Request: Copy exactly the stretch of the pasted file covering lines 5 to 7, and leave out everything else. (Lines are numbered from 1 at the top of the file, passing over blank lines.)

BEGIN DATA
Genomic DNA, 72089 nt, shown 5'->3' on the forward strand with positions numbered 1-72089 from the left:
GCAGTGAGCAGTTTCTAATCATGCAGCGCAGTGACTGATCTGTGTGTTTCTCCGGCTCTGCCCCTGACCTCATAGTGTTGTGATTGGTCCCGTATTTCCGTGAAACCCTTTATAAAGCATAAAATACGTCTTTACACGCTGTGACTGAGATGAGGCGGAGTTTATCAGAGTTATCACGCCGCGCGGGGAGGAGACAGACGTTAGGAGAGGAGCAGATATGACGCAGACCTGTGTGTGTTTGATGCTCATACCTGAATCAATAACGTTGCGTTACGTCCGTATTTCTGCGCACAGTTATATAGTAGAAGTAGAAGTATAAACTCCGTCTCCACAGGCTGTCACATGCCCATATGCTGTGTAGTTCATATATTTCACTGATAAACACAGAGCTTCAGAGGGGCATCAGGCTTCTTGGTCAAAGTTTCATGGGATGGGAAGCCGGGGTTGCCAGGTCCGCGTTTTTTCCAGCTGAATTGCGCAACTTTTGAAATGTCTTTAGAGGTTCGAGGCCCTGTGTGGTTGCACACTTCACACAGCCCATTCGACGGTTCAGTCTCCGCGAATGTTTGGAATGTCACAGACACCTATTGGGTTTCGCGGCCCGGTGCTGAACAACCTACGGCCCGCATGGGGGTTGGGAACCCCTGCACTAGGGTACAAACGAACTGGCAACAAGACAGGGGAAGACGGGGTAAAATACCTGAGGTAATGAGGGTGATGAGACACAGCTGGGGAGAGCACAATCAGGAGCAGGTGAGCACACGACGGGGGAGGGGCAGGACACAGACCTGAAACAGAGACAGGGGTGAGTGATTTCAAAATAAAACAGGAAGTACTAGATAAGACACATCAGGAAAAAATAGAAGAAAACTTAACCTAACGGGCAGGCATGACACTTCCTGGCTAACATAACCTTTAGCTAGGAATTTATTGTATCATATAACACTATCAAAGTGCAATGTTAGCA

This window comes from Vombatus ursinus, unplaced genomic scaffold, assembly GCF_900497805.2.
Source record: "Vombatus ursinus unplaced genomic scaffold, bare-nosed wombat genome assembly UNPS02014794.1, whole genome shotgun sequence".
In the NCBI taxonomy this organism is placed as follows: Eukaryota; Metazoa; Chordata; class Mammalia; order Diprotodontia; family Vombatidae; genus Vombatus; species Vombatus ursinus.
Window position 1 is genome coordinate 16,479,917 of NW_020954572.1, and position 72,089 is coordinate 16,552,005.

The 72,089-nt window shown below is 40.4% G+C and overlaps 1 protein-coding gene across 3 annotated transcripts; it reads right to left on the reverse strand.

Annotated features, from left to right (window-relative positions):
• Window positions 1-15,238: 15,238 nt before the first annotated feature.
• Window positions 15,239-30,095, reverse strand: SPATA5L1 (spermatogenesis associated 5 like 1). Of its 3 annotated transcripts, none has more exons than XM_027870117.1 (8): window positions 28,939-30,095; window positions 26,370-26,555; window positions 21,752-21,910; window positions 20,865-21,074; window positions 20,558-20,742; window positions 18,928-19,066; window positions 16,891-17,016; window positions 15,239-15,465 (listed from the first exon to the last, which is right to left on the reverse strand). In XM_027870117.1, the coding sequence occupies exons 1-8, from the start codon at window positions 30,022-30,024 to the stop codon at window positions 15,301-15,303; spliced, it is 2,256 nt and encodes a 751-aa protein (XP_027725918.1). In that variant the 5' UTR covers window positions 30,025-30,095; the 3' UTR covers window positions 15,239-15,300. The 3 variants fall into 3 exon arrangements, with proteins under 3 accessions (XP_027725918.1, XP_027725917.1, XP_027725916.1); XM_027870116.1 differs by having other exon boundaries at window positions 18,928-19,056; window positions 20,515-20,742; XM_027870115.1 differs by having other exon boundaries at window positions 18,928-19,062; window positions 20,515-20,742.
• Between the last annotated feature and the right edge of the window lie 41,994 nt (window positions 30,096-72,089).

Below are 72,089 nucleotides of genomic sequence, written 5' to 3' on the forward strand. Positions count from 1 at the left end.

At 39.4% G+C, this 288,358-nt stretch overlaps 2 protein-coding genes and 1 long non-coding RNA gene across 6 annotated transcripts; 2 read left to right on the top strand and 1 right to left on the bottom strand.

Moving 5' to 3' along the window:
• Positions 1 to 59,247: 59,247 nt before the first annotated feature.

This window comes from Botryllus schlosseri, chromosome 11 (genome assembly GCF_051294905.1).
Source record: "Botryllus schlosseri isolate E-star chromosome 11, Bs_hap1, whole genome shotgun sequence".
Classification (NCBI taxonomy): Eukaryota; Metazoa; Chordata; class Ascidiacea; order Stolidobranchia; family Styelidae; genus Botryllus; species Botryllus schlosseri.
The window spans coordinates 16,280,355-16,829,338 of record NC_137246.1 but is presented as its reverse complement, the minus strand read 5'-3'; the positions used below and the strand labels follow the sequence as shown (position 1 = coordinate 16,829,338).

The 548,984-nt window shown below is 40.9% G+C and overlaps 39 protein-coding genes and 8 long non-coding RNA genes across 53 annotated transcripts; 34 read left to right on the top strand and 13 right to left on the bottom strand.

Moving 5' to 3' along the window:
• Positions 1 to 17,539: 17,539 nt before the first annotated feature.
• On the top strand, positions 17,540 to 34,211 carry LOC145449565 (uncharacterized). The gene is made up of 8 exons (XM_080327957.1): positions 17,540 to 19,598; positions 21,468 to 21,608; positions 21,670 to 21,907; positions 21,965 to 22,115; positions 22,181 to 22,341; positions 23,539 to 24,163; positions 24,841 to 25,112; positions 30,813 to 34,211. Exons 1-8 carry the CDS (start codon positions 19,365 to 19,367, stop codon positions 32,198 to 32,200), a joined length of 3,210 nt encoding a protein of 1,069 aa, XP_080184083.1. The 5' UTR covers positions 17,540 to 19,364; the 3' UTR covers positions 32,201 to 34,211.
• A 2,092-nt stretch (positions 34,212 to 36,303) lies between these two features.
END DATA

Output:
In the NCBI taxonomy this organism is placed as follows: Eukaryota; Metazoa; Chordata; class Mammalia; order Diprotodontia; family Vombatidae; genus Vombatus; species Vombatus ursinus.
Window position 1 is genome coordinate 16,479,917 of NW_020954572.1, and position 72,089 is coordinate 16,552,005.

The 72,089-nt window shown below is 40.4% G+C and overlaps 1 protein-coding gene across 3 annotated transcripts; it reads right to left on the reverse strand.